The potential for alkali-reactivity of an aggregate and its actual reactivity as seen in practice can often be detected by a detailed petrographic examination where the standard chemical and physical tests provide ambiguous results.
French (this volume) comments that the standard mortar bar tests (ASTM-C227-71) may not always lead to accurate diagnosis of the likely performance of an aggregate. In practice, misunderstandings often arise over the application of the test to carbonate or impure carbonate aggregates or to other rocks lacking the specifically alkali-silica reactive minerals. Problems in interpretation also arise where the mortar bar results show progressive expansions that are close to or below the failure criteria suggested by ASTM C227-71. Silicate rocks showing slow expansion rates are now recognized, including Gillott's (1975) Type III reactions and marginal results of the mortar bar test cannot therefore be regarded as unimportant. The consideration of both these problems can be greatly assisted by petrographic examination which may allow proper diagnosis of the type of reaction that is likely to occur even though the rate may not be predictable.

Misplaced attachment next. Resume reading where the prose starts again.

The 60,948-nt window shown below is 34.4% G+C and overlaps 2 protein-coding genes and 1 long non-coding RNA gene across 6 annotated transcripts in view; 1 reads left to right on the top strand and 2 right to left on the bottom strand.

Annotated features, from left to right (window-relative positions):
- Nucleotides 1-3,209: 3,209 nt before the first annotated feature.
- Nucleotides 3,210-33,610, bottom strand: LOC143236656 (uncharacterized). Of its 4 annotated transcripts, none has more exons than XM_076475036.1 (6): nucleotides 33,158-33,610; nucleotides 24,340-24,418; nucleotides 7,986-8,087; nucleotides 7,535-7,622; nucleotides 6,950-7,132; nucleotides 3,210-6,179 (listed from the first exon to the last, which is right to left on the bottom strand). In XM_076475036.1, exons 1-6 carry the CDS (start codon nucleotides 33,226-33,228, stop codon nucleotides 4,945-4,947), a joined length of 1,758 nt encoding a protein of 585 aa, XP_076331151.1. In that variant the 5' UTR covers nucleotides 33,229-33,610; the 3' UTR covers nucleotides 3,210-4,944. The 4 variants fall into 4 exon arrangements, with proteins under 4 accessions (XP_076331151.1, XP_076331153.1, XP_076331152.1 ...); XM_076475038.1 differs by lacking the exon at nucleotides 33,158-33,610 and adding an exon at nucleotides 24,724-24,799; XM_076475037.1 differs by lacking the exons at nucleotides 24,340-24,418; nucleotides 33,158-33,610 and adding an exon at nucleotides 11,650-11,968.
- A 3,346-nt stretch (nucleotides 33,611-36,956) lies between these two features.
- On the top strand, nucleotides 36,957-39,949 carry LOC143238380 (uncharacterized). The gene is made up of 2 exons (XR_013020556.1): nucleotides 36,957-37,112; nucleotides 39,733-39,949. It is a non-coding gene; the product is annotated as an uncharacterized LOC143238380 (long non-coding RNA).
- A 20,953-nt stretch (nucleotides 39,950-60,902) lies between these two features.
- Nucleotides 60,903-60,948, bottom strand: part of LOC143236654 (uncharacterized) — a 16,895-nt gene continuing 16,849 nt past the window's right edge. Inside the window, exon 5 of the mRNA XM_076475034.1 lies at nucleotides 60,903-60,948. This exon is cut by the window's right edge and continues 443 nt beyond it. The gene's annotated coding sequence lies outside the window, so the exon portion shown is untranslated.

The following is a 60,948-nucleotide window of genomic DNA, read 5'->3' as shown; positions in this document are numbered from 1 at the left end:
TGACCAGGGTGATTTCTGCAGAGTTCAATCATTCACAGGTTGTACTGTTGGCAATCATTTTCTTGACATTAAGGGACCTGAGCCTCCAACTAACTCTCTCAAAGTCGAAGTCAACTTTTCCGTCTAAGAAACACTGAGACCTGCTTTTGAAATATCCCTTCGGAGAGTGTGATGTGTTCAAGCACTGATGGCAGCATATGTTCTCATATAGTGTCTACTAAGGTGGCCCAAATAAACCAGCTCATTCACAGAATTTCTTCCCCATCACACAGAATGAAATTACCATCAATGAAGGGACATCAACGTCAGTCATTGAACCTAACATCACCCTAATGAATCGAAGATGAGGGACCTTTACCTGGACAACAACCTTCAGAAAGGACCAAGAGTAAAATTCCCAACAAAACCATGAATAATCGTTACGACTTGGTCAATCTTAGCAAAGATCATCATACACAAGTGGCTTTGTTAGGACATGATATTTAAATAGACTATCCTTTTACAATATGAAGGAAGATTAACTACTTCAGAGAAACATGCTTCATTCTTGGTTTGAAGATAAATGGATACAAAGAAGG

Sometimes a petrographic examination identifies the principal cause of deterioration or failure of concrete. In one British example, unreinforced concrete bases were subject to cracking, and alkali-silica reactivity was established by petrographic analysis as the major mechanism involved (Fig. 1A and B). The coarse aggregate was an inert limestone, the cement was a high-alkali variety, and the sand was mostly quartz except for alkali-reactive chert which occurred in the coarsest sand fraction. The